Should You Pilot Enterprise Communities? Three Tips for Success
In a recent blog post called “Drop The Pilot,” Andrew McAfee argues that most “Enterprise 2.0” pilots are unintentionally set up to fail. This is in part because such enterprise communities depend upon broad employee acceptance in order to be effective. This doesn’t mean that collaboration platforms are only effective in organizations with tens of thousands of employees, but it certainly helps. And the challenge with pilots is that they are frequently focused on a subset of the organization — these pilots never really have the chance to fully realize their potential. Perhaps the best pilots are those that are not limited in scale but limited in time — they determine adoption rates over time and use the pilot to figure out how to make the final rollout more successful.
In his blog post McAfee goes on to suggest six steps toward effective deployment which gel nicely with the key lessons learned from the United Business Media (UBM) case study published recently. McAfee suggests you should:
- “Deploy tools that deliver a novel capability, like microblogging, social network formation, or prediction markets. Tools that deliver something novel — that aren’t trying to displace an incumbent — avoid the 9X effect.
- Make sure the tools are frictionless, freeform, and emergent. This lowers barriers to participation and altruism.
- Give them to everybody with just enough policy-setting to satisfy the people who concern themselves with compliance, risk, and security.
- Get a group of both formal and informal leaders to be heavy initial contributors. They’ll draw in others quickly.
- Monitor usage over time and make adjustments if and when necessary (for example, if conversations descend into flame wars or anyone’s tone becomes inappropriate or unprofessional).
- Collect examples of the good stuff that happens. Use these to justify the project, satisfy the sponsor / boss, and evangelize.”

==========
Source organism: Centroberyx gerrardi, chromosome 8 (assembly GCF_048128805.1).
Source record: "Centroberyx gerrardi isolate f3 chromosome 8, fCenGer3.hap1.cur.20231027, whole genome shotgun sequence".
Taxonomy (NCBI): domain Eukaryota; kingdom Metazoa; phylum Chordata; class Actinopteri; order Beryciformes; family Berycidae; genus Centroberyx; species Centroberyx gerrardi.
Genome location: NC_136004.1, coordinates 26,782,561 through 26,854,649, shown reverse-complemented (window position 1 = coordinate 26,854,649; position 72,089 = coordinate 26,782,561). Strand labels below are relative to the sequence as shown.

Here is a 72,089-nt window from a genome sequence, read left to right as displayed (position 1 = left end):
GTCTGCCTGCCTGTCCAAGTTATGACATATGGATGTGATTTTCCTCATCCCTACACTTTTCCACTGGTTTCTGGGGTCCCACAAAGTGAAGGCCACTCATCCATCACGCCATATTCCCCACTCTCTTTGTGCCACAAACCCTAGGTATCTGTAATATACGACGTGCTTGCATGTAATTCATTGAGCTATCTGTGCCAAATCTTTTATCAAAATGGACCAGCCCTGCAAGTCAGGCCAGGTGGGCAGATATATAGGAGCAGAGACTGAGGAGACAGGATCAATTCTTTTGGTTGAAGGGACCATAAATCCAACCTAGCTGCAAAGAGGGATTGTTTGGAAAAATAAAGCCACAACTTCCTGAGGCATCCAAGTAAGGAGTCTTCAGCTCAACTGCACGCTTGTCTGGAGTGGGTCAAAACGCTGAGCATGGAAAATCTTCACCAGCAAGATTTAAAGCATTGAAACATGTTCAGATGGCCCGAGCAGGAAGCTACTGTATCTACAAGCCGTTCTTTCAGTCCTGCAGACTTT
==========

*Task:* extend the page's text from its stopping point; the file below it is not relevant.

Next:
Because running a pilot has been the accepted wisdom for so long, it’s challenging to shift people’s thinking away from using a pilot to prove the business case. A pilot is often viewed as the best way to prove the potential for ROI. At UBM the business case was built out of savings from IT investments budgeted in enterprise collaboration tools across all the subsidiary companies (Federated IT), but only after an initial attempt had resulted in failure — this could be considered a failed pilot. However, UBM used that failure to learn what they needed to do to achieve success.
Their ultimate rollout achieved ~80% adoption within twelve months. The first deployment was a failure in part because the technology didn’t support the needs of a successful community and in part because the rollout was not driven by on-going internal evangelism. From the technology perspective it’s important to ensure the goals and objectives of the business are clearly understood (adopting the POST methodology) and that the technology supports the four social needs for community success.
Three Tip For Successful Enterprise Collaboration Communities
The lessons learned boil down to three essential elements required for success in deploying effective enterprise collaboration communities:
- Ownership by the CEO and the senior executive team — being willing to drive by example and holding business unit owners accountable for adoption within their own lines of business.
- Hiring a manager whose sole role was to drive adoption and publicize wins. This person found people/teams who could benefit with tangible business results and got them involved. He then encouraged them to share their success stories.
- Getting the right technology in place to remove technology obstacles to adoption. (i.e., make it easy).
Have you seen examples of failed pilots that led to success? What are the lessons you learned? Let me know @NigelFenwick
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